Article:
For more information on how Medicare spends its money, see:

The official Medicare website is

The Medicare Drug Benefit: Part D of Medicare

A Medicare prescription drug program was introduced in the Medicare Modernization Act (MMA) of 2003. While 90 percent of Medicare enrollees have some source of prescription drug coverage, 60 percent are enrolled in either a Medicare stand-alone prescription drug plan (PDP) or a Medicare Advantage drug plan.

How the Drug Benefit Works

Medicare drug benefits are available only through private health plans:

Prescription Drug Plans (PDPs)

The standard prescription drug plan has a $310 annual deductible in 2010. For the next $2,520 in drug costs, the individual pays 25% ($630), and Medicare pays 75% ($1,890). For spending above $2,830, the beneficiary pays the full charges until spending reaches $6,440. (This means the individual has spent $4,550 in out of pocket costs, a figure that includes the $310 deductible, the $630 co-payment, and $3,610 in full payments). Costs in excess of $6,440 are considered catastrophic, and Medicare will pay for 95% of these additional expenses.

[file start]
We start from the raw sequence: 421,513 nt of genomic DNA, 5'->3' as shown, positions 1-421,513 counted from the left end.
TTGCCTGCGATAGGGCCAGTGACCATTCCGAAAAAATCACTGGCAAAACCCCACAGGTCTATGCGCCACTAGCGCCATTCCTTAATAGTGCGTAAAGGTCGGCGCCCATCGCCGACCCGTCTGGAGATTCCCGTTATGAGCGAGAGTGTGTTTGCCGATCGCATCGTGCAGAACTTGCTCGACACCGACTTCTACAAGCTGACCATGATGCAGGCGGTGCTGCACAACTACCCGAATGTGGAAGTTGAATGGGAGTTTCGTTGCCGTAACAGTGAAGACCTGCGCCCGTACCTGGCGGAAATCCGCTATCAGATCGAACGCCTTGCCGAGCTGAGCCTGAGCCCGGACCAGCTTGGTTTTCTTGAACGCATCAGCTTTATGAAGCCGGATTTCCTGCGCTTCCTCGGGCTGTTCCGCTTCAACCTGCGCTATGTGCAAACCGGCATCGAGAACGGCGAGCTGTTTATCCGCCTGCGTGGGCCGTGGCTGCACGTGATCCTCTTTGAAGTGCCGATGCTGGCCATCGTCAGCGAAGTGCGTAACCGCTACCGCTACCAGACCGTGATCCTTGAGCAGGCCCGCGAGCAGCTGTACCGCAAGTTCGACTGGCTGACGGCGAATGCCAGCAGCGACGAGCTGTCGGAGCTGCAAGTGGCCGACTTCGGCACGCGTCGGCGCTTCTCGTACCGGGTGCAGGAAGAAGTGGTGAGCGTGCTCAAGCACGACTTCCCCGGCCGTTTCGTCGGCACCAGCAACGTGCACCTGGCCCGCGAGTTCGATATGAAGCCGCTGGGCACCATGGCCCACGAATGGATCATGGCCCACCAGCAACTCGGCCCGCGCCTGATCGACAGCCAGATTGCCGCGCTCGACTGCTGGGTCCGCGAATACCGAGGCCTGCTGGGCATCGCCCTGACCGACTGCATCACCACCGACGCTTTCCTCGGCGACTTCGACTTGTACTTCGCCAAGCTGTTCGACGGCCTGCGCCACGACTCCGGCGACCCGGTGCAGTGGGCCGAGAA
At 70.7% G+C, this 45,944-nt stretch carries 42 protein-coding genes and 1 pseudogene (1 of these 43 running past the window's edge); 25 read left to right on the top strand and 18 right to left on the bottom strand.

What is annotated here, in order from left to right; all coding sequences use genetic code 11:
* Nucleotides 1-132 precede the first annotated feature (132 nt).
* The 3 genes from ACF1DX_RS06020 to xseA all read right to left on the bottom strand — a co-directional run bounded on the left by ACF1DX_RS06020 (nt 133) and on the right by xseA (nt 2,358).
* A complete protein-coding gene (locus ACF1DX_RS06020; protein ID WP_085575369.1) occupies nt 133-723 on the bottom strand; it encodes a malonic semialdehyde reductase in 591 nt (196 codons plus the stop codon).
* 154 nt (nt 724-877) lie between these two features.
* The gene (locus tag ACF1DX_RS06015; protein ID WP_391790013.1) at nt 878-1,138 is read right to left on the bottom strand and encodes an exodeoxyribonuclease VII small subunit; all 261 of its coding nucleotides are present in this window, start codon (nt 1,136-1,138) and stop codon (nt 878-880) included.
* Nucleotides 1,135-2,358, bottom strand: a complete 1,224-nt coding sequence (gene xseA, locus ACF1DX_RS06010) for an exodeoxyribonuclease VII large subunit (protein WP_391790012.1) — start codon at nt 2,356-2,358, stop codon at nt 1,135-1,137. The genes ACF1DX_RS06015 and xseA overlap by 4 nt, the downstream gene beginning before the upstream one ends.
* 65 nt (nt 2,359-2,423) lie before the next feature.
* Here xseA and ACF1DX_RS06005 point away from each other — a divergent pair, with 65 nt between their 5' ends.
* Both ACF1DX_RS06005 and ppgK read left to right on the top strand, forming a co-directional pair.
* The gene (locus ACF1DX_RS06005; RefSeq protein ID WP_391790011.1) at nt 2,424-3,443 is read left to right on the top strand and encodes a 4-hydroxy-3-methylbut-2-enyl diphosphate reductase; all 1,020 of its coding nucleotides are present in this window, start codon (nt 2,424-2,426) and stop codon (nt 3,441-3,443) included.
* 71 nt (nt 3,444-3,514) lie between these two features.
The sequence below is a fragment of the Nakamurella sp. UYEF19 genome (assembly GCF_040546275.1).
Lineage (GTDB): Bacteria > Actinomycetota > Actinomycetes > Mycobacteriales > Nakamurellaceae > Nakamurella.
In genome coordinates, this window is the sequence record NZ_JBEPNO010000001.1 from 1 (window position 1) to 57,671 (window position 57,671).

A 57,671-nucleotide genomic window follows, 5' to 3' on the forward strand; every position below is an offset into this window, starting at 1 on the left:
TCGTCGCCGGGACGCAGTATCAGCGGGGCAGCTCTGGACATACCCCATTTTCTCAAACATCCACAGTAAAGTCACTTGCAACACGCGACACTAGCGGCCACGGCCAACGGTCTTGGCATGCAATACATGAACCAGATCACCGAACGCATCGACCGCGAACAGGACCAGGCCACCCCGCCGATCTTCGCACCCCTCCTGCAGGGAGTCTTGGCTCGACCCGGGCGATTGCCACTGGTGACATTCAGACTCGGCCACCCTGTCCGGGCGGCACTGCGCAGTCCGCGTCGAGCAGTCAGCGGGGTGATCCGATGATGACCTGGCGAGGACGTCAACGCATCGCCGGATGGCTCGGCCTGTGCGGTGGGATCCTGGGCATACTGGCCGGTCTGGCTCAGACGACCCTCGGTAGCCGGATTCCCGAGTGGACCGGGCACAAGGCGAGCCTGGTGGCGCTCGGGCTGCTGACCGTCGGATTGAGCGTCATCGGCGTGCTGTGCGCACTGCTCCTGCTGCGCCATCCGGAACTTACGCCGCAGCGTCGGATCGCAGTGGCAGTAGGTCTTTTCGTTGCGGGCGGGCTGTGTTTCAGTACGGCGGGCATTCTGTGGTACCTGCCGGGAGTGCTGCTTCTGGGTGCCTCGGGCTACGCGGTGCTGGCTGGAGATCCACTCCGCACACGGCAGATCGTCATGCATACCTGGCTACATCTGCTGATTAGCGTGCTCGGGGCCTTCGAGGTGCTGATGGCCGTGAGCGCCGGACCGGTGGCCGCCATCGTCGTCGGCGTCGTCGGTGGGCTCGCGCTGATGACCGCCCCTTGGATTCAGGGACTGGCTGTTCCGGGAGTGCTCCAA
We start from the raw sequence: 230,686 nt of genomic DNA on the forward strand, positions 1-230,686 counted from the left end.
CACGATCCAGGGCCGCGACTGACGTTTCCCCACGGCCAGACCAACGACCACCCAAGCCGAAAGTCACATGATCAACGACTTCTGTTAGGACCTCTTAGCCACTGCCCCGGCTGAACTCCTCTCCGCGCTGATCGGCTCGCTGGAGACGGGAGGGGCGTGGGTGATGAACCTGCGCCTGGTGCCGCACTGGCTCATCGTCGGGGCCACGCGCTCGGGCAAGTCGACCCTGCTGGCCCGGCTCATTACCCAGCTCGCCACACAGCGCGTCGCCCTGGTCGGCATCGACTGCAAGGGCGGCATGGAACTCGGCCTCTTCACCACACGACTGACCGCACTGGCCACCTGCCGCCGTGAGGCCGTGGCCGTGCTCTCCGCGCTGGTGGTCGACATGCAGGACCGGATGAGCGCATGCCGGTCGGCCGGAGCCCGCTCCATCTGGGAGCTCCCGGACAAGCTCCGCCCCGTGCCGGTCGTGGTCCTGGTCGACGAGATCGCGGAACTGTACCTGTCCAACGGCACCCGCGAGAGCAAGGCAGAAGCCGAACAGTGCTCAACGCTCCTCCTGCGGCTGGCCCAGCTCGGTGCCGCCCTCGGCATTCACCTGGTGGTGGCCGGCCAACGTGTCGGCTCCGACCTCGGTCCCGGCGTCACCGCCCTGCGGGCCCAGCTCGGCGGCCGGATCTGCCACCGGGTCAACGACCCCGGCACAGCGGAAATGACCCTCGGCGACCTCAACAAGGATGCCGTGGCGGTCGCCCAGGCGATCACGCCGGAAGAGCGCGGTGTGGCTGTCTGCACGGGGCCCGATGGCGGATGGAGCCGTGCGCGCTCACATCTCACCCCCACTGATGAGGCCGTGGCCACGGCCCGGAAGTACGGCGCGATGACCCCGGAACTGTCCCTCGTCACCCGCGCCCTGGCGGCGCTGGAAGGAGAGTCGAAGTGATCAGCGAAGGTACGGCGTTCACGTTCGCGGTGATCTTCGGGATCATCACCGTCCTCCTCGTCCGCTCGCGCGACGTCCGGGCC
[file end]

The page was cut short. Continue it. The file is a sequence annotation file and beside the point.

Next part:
The gap in coverage between $2,830 and $6,440, with all financial responsibility falling on the consumer, is referred to as the “doughnut hole”. The Affordable Care Act phases in coverage in the gap so that the gap is entirely eliminated by 2020. By 2020, enrollees will only pay 25 percent of their costs until they reach catastrophic coverage (as opposed to the 100 percent they currently pay).

Low-Income Subsidies

Medicare enrollees with low incomes are eligible for subsidies for prescription drug coverage through the Part D low-income subsidy (LIS) program. In 2009, 9.6 million Part D enrollees received low-income subsidies. Dual eligibles and those enrolled in the Medicare Savings Program automatically receive the subsidy; these two groups together account for 8.1 million enrollees, or 65 percent of Part D LIS enrollees. Another 1.5 million applied for the subsidy and qualified based on an income and asset test, and 2.3 million were eligible, but did not receive a subsidy.  

“Full-subsidy eligible individuals” pay no premium, no deductible, and reduced co-payments. Medicare enrollees  receiving full Medicaid benefits (dual eligibles), participants in the Medicare Savings Programs, and Supplemental Security Income (SSI) beneficiaries fall in this category, regardless of their income or assets. This category also includes people with incomes below 135 percent of the federal poverty line. Full-subsidy eligible individuals pay no more than $2.50 for generic and $6.30 for brand-name drugs.